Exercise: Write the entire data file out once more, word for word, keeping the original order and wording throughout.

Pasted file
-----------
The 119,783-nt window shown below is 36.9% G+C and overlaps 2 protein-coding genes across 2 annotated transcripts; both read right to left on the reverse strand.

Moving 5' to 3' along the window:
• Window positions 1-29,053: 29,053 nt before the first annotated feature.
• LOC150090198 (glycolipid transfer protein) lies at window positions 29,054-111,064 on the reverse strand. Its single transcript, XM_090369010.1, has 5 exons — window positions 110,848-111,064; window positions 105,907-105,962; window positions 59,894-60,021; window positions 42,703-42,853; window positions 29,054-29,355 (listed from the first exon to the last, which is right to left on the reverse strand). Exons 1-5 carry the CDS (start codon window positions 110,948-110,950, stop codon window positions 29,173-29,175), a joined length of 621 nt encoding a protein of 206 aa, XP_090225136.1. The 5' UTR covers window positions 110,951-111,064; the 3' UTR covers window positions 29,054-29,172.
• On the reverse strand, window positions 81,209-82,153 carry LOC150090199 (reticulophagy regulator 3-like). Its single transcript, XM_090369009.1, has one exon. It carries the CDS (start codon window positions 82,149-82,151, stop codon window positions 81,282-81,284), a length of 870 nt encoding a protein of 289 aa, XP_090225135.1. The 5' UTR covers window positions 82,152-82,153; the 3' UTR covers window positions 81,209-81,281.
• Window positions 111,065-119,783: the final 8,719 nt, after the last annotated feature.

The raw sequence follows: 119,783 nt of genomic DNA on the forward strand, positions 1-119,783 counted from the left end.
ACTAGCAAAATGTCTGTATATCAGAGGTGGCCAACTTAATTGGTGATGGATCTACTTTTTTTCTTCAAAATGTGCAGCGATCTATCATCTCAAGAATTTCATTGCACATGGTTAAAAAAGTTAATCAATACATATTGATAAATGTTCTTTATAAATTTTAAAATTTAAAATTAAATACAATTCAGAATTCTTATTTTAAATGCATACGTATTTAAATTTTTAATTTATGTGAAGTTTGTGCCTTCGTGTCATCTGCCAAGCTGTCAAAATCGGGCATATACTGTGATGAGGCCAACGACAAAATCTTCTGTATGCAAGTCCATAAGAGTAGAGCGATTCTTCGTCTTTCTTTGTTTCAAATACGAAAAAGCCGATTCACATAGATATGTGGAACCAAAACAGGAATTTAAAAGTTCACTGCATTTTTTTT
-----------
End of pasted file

The 119,783-nt window shown below is 36.9% G+C and overlaps 2 protein-coding genes across 2 annotated transcripts; both read right to left on the reverse strand.

Moving 5' to 3' along the window:
• Window positions 1-29,053: 29,053 nt before the first annotated feature.
• LOC150090198 (glycolipid transfer protein) lies at window positions 29,054-111,064 on the reverse strand. Its single transcript, XM_090369010.1, has 5 exons — window positions 110,848-111,064; window positions 105,907-105,962; window positions 59,894-60,021; window positions 42,703-42,853; window positions 29,054-29,355 (listed from the first exon to the last, which is right to left on the reverse strand). Exons 1-5 carry the CDS (start codon window positions 110,948-110,950, stop codon window positions 29,173-29,175), a joined length of 621 nt encoding a protein of 206 aa, XP_090225136.1. The 5' UTR covers window positions 110,951-111,064; the 3' UTR covers window positions 29,054-29,172.
• On the reverse strand, window positions 81,209-82,153 carry LOC150090199 (reticulophagy regulator 3-like). Its single transcript, XM_090369009.1, has one exon. It carries the CDS (start codon window positions 82,149-82,151, stop codon window positions 81,282-81,284), a length of 870 nt encoding a protein of 289 aa, XP_090225135.1. The 5' UTR covers window positions 82,152-82,153; the 3' UTR covers window positions 81,209-81,281.
• Window positions 111,065-119,783: the final 8,719 nt, after the last annotated feature.

The raw sequence follows: 119,783 nt of genomic DNA on the forward strand, positions 1-119,783 counted from the left end.
ACTAGCAAAATGTCTGTATATCAGAGGTGGCCAACTTAATTGGTGATGGATCTACTTTTTTTCTTCAAAATGTGCAGCGATCTATCATCTCAAGAATTTCATTGCACATGGTTAAAAAAGTTAATCAATACATATTGATAAATGTTCTTTATAAATTTTAAAATTTAAAATTAAATACAATTCAGAATTCTTATTTTAAATGCATACGTATTTAAATTTTTAATTTATGTGAAGTTTGTGCCTTCGTGTCATCTGCCAAGCTGTCAAAATCGGGCATATACTGTGATGAGGCCAACGACAAAATCTTCTGTATGCAAGTCCATAAGAGTAGAGCGATTCTTCGTCTTTCTTTGTTTCAAATACGAAAAAGCCGATTCACATAGATATGTGGAACCAAAACAGGAATTTAAAAGTTCACTGCATTTTTTTT